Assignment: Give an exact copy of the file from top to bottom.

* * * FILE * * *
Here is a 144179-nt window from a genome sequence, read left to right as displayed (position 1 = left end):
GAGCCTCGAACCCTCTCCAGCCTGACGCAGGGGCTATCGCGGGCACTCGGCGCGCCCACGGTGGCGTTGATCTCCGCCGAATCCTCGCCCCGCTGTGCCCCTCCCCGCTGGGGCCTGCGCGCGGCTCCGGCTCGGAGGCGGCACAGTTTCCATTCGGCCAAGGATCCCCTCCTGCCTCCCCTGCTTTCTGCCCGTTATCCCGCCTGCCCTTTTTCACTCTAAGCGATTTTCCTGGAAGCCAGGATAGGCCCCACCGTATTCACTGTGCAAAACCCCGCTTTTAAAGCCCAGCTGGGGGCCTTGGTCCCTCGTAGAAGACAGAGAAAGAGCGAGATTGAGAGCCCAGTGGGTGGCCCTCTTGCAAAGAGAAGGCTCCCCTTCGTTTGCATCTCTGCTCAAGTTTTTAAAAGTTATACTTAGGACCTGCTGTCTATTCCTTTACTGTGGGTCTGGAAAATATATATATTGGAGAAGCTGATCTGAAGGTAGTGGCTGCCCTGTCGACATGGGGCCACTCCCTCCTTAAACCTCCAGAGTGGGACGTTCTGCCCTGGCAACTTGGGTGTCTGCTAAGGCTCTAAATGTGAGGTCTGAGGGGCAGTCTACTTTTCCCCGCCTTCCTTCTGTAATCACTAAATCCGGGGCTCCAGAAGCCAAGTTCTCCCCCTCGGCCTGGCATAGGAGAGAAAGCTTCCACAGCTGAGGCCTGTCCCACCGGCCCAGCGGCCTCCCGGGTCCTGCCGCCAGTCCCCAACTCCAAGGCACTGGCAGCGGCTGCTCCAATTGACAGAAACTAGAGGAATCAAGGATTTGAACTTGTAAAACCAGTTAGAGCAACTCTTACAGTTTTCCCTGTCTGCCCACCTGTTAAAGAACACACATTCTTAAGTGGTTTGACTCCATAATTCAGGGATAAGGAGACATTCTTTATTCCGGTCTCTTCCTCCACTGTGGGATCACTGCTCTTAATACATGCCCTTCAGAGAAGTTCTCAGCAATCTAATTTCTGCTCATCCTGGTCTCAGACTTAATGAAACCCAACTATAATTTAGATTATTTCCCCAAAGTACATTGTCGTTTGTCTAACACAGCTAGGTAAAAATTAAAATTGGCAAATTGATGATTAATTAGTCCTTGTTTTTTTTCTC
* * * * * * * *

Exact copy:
Here is a 144179-nt window from a genome sequence, read left to right as displayed (position 1 = left end):
GAGCCTCGAACCCTCTCCAGCCTGACGCAGGGGCTATCGCGGGCACTCGGCGCGCCCACGGTGGCGTTGATCTCCGCCGAATCCTCGCCCCGCTGTGCCCCTCCCCGCTGGGGCCTGCGCGCGGCTCCGGCTCGGAGGCGGCACAGTTTCCATTCGGCCAAGGATCCCCTCCTGCCTCCCCTGCTTTCTGCCCGTTATCCCGCCTGCCCTTTTTCACTCTAAGCGATTTTCCTGGAAGCCAGGATAGGCCCCACCGTATTCACTGTGCAAAACCCCGCTTTTAAAGCCCAGCTGGGGGCCTTGGTCCCTCGTAGAAGACAGAGAAAGAGCGAGATTGAGAGCCCAGTGGGTGGCCCTCTTGCAAAGAGAAGGCTCCCCTTCGTTTGCATCTCTGCTCAAGTTTTTAAAAGTTATACTTAGGACCTGCTGTCTATTCCTTTACTGTGGGTCTGGAAAATATATATATTGGAGAAGCTGATCTGAAGGTAGTGGCTGCCCTGTCGACATGGGGCCACTCCCTCCTTAAACCTCCAGAGTGGGACGTTCTGCCCTGGCAACTTGGGTGTCTGCTAAGGCTCTAAATGTGAGGTCTGAGGGGCAGTCTACTTTTCCCCGCCTTCCTTCTGTAATCACTAAATCCGGGGCTCCAGAAGCCAAGTTCTCCCCCTCGGCCTGGCATAGGAGAGAAAGCTTCCACAGCTGAGGCCTGTCCCACCGGCCCAGCGGCCTCCCGGGTCCTGCCGCCAGTCCCCAACTCCAAGGCACTGGCAGCGGCTGCTCCAATTGACAGAAACTAGAGGAATCAAGGATTTGAACTTGTAAAACCAGTTAGAGCAACTCTTACAGTTTTCCCTGTCTGCCCACCTGTTAAAGAACACACATTCTTAAGTGGTTTGACTCCATAATTCAGGGATAAGGAGACATTCTTTATTCCGGTCTCTTCCTCCACTGTGGGATCACTGCTCTTAATACATGCCCTTCAGAGAAGTTCTCAGCAATCTAATTTCTGCTCATCCTGGTCTCAGACTTAATGAAACCCAACTATAATTTAGATTATTTCCCCAAAGTACATTGTCGTTTGTCTAACACAGCTAGGTAAAAATTAAAATTGGCAAATTGATGATTAATTAGTCCTTGTTTTTTTTCTC